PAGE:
We are so inspired by Fleece Day that we have asked my mom to fly out from Minnesota to take a road trip to The Black Sheep Gathering in Eugene, Oregon. Stay tuned to see how we put our skills to the test.

Thursday, May 17, 2007

Podcasts: Pointy Sticks, Sticks & Strings, Craft Borg

Yes, I accept I am a bit slow. I figure about three years behind in the blog world. I try to give myself some breathing room and remember that four months ago I had a full time job. And before that lived in India, in the middle of the desert, where the internet took thirty minutes to load, and then time out altogether. OK, fine I will also admit that my friends have always teased me on being resistant to technology. They call my house the 1800 house as they watch me happliy de-evolve from spinning wool on my wheel to my hand spindle, and from buying roving, to preparing a fleece for spinning. Point being, in my own life, by creating a blog, I have come a long way.

Last weekend, I went to Fleece Day at Deep Color studio. ( I will get to the fleecy part soon) While we were sitting around carding and drop spindling, two tech saavy knitting bloggers were talking about their favorite podcasters. How they loved to pass the time knitting and listening to people talk about yarn, patterns, and knitting news. What a novel idea. Hmmmm, podcasters....I have seen that button on my itunes. I was intrigued. And, I might not be that far behind in the podcast world!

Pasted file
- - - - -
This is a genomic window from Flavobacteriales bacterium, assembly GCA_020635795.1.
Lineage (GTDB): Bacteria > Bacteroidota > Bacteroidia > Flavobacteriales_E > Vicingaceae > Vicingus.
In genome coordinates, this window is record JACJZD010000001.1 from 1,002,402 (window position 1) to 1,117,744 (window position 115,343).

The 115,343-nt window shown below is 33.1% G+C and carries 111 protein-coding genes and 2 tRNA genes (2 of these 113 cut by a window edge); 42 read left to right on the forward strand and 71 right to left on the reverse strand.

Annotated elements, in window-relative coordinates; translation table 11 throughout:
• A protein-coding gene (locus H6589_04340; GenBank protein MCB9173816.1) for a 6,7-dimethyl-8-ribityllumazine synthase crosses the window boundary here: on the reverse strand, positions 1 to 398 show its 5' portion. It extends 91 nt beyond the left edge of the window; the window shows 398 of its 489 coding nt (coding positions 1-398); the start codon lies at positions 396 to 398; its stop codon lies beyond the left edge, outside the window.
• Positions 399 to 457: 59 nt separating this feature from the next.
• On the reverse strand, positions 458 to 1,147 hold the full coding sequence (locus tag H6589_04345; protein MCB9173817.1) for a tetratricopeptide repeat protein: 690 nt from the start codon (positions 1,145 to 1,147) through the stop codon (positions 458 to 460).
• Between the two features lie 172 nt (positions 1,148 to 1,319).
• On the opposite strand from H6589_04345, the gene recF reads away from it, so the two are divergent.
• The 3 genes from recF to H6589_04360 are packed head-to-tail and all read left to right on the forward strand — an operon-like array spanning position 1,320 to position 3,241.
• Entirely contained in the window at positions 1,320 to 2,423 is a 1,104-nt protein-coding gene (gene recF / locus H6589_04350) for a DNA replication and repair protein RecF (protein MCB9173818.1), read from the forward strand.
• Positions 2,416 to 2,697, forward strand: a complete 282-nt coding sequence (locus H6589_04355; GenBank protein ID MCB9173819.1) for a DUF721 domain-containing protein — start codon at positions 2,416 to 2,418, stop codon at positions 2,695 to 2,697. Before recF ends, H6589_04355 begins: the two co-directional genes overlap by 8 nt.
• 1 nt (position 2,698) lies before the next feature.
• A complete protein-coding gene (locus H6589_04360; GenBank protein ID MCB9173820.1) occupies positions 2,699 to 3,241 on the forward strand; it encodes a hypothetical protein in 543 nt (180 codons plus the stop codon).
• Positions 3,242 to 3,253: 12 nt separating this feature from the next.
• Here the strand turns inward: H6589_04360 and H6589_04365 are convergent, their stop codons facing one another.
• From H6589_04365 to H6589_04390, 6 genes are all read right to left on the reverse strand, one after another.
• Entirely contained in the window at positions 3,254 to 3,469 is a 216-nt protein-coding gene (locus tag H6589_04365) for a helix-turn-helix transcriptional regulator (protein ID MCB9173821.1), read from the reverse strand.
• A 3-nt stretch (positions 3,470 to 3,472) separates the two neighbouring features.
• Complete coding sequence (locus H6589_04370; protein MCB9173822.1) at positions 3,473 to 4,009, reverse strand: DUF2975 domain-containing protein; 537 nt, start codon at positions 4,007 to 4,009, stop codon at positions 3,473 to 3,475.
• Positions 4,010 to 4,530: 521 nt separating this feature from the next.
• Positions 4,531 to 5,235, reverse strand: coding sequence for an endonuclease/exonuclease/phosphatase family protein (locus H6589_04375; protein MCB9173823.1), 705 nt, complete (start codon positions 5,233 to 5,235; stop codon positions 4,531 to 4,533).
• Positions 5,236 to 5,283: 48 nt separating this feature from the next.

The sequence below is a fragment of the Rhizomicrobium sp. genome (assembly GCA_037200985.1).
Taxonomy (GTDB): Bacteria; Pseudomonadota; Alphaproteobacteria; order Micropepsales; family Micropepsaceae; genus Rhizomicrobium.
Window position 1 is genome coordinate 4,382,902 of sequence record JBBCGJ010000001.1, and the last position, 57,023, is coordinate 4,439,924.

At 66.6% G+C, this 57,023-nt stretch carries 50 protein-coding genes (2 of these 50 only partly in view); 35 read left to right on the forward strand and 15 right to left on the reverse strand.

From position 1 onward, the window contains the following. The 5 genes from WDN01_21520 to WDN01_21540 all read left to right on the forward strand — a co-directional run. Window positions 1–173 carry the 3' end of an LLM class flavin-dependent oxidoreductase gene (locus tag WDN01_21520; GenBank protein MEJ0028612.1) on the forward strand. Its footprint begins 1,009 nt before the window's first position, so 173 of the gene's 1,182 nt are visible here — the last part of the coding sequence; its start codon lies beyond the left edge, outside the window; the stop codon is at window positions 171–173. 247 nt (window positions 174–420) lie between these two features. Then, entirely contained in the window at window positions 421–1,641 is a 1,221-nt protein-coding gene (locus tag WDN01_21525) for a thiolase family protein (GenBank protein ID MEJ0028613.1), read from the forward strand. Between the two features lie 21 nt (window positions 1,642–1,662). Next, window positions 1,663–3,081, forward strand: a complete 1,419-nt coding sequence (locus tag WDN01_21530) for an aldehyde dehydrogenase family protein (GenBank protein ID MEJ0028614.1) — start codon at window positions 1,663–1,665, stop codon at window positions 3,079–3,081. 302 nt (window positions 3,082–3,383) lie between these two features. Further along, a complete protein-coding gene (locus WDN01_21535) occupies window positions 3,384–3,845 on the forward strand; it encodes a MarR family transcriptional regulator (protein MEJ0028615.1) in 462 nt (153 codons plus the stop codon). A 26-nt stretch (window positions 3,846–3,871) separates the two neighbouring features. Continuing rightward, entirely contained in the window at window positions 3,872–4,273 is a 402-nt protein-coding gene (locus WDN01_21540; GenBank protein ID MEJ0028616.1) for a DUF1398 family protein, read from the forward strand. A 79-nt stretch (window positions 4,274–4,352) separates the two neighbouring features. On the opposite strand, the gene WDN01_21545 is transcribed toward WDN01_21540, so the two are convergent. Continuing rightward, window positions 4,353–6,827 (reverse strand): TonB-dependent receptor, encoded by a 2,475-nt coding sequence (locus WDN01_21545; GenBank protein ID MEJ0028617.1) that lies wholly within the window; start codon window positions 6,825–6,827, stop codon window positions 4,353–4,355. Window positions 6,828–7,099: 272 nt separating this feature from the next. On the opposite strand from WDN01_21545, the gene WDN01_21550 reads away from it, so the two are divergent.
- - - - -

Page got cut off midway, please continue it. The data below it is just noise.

I started my search closest to home and went to the Itunes music store. Here, I found Pointy Sticks, Sticks & Strings, and Craft Borg (and the non-fibery podcast of This American Life -- I am so naively pleased to find that I can listen to whenever I feel like it).

I downloaded the most recent episode of each, listened all afternoon while knitting away on the Alvaros Sweater. Given that one episode of each is probably not a large enough sample to base a strong opinion, my watered down opinion says that I liked Pointy Sticks best. I thought that Christine and Staci were witty. I liked their discussions about community and kntting shops. I thought they made a very good point about how knitting shops should take more consideration of what bloggers/ podcasters are talking about, what kind of products they desire, etc. I also appreciated with how candid they were in reviewing yarn and patterns (They were reviewing Lace Style).